Great British Energy—should the state generate our power?

A publicly owned company could help fix the UK's crumbling market, squash bills and compete with the USA and Europe

April 06, 2023
A row of white wind turbines line the water of the Solway Firth, with green hills dotted with sheep in the foreground and blue hills on the horizon in the distance
Robin Rigg Wind Turbine Farm, Solway Firth, UK

There’s a deep malaise at the heart of the energy system. In this year’s spring budget, Jeremy Hunt announced that the government would continue to prop up the energy market through the energy price freeze, capping gas and electricity unit prices at around £2,500 for the average household for another three months. While the news that businesses and consumers will still be supported was welcome, the necessity of that support is not a good sign. 

Market forecasters Cornwall Insight project that prices will remain high for the remainder of the decade. At the same time, more electricity than ever before is coming from renewables—consistently shown to be the cheapest form of new generating capacity—and profits for the biggest oil and gas producers and the UK’s largest energy supplier Centrica are at record highs. So, what is going on, and what further steps could government take to lower prices for homes and businesses?

At the heart of this discussion is the wholesale electricity market, where most UK power is traded. Wholesale power prices are set by the “marginal unit”—the last and most expensive unit of generation required by the system to ensure demand is met. All generators (unless separately contracted) receive this price regardless of their running costs, resulting in a single overall market price for power for each 30-minute interval throughout the day.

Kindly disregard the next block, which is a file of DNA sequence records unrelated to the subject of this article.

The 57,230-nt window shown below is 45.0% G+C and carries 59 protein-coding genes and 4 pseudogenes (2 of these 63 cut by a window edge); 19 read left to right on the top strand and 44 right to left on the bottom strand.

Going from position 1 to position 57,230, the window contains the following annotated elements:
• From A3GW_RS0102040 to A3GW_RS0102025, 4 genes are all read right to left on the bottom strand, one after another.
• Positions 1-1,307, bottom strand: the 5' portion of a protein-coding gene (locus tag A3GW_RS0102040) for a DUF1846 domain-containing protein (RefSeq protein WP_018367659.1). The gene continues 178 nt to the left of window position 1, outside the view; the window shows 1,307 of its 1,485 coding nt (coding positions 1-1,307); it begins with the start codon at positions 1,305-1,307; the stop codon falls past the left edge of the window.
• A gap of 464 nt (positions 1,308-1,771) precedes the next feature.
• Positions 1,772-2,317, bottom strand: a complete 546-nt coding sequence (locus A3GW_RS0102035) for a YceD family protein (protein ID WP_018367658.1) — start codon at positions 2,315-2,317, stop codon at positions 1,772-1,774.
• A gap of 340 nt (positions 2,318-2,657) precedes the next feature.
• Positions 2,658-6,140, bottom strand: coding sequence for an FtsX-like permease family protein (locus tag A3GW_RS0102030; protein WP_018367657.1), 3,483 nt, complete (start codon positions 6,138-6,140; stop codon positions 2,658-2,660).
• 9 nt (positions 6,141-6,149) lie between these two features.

On most days the UK marginal generation unit is still provided by natural gas. In the last few years gas prices have quintupled, meaning the cost of energy, whether renewable or not, has rocketed. More than 50 per cent of power now comes from renewable and nuclear sites, whose business cases were developed to be profitable when wholesale prices were much lower than they are now. Moreover, under the Renewables Obligation, many of these legacy renewable projects receive a top-up subsidy, meaning bill payers are further supporting their revenues. This has resulted in huge windfall profits for older onshore wind and nuclear sites, which we estimate to have added up to tens of billions in the last year alone. Meanwhile, consumers suffer.

What can be done?

The first two proposals currently being trialled by the UK and the EU—a windfall tax on the profits of energy companies and a wholesale market price cap for those generating low-carbon energy—are likely to be short-term solutions with relatively minor savings for bill payers.

A third possible solution, proposed by the UK Energy Research Centre, is to invite these older low-carbon electricity generators, including large-scale wind and solar farms and Drax’s biomass units (which burn wood pellets) to shift onto fixed low-cost “contracts for difference”, whereby generators accept a fixed price for producing energy, regardless of the wholesale market price. However, this had limited traction with the industry—which unsurprisingly is unwilling to give up record profits voluntarily.

Two further proposals—to split the electricity wholesale market in two, with one market for low-carbon power and another for thermal power dominated by natural gas, or to effectively nationalise the retail system—could have a greater impact, although would be extremely complex and potentially costly to implement.